I don’t remember my father. The last time I saw him, I was so young that any memories of him have long disappeared. I spent half of my adult life trying to find him, but before I did, he died.
When he passed away in 2006, it hit me hard. Mostly because a lot of the questions that I had for my father would never be answered. I guess that ultimately what I really wanted was an opportunity to look into his eyes and see where I came from.
This isn’t going to be a longwinded, sappy-rant about my dad and not having him in my life. I always managed to get by. This is about something I experienced this past Friday, something that I’m really not going to do any justice by trying to put it into words. This is something else.
I work nights, so I arrived home at about 4:30 Friday morning. I did some odds and ends around the house and went to bed by 7:00. By noon, I was scratching my head and wiping away sweat- wondering why the dream I just awoke from seemed more real than any I’d ever had.
I was in a boat, about 20yds offshore at Algonkian Park. Algonkian is a local park that I’ve frequented since I was a teenager. That wasn’t the strange part. The strange part was who was in the boat with me. My dad and I were seated, facing each other in a small paddle boat. I asked him every question that I ever wanted to ask him. He answered each one. I won’t go into what we discussed, that part, at least for this story, is irrelevant.
As we spoke, I stopped him several times, proclaiming that “this can’t be real, this is a dream.” Yet, I could taste the air. It was fresh and crisp, and it was familiar. It smelled like Algonkian, it looked like Algonkian and it simply was Algonkian. I dipped my hand in the water and it rippled like the Potomac. I shook my dad’s hand and squeezed it like I was trying to break every metacarpal. We laughed, we cried, we shouted. Everything felt real.
Naturally, my dad looked just as he does in the only picture that I have of him…
He was young and strong- A different man than the one who passed way too soon at 49. He died December 19, 2005. I never knew much else about him, but it seemed as if I was getting to know him now. I asked him what seemed to be 50 questions. As he was speaking after my last query, I woke up.
While taken aback by the dream, I proceeded about my day as usual. I showered, shaved and drank a cup of coffee. I wrote a few lines down in my poetry tablet. I watched a little Sportscenter. I washed a couple loads of laundry. All the while thinking to myself that I was somehow at Algonkian Park this morning. Everything felt real. Everything looked real. I’ve been to that same spot at that park so many times that I know every nook and cranny there. Everything was in place.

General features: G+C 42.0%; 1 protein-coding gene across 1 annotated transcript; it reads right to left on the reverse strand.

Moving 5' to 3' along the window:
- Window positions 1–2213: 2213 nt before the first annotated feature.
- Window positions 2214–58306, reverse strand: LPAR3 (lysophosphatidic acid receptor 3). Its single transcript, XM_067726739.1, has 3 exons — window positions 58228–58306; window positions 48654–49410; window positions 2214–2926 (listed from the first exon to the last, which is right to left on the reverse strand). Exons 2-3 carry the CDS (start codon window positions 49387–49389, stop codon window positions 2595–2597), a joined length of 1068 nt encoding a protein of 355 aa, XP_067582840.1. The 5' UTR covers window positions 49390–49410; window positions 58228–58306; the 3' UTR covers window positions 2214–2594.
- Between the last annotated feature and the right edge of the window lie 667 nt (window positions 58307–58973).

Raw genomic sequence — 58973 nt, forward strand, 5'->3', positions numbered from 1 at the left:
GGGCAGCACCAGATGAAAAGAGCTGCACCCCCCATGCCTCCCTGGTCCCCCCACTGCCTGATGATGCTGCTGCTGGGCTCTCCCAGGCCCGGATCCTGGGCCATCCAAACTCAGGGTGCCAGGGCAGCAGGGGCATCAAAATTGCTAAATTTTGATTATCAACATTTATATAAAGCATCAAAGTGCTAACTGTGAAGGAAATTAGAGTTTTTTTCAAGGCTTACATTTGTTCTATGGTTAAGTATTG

After spending most of the day working on some of my projects, I decided to take a break at about 7:30. I ate a sandwich and flipped on the news. I sat down on my living room couch, telling myself, “I’ll just sit here for a minute.” Next thing I know, I opened my eyes and it was suddenly 9:45pm. Once again, I was in the same boat, on the same river. Again, it was just as real as the morning dream.
This time it ended differently. We spoke some more, then he stood up in the boat and told me that he had to go. I said nothing. He turned and dove into the river. I stood up and looked into the water, which suddenly turned into a sheet of ice right before my eyes. I reached down, brushed off the frost and could see my dad through the ice. His face slowly sank into the darkness.
The frost felt real. The ice stung my bare hand as it rested on the cold surface.
When I awoke from the dream, my hands were cold, damp and red. I don’t expect any of you to believe that. I was alone, I had no one here to validate this- but one thing is for certain, I have no reason to lie. This time I was a little less prepared with how to proceed with the rest of my night. I was a little spooked by both dreams. The second of which felt more genuine than the first.
I tried to proceed with some short stories that I was working on, but I was simply in no frame of mind to create. My head was at Algonkian Park in a paddle boat with a young version of my father.
Already sitting with my computer I started doing random google searches. My father didn’t have any web imprints anywhere. He was basically “off-the-grid” his entire life other than jail visits. None of those records were on-line either.
The only thing that I eventually found was his obituary in his hometown newspaper, the Altoona Mirror.
I never remember reading it, and never thought to look for an obituary later. As I read it, goose bumps immediately puckered up my arms and shot down my spine. He was born May 24, 1957.
Friday was May 24. I knew how hold my dad was, but I never needed to know his date of birth. I wasn’t part of his life. Suddenly, I felt more involved 7 years after his death than I ever did while he was alive.
My dreams have been back to normal since Friday. For the most part they’ve been non descript and unmemorable. I wasn’t under the influence of anything on Friday, just for the record. How you interpret all of this is, well, that’s up to you. All I can tell you is that I have no reason to fabricate any of this.
Call all of this just a pair of vivid dreams on a coincidental date if you choose- but to me, it was something else.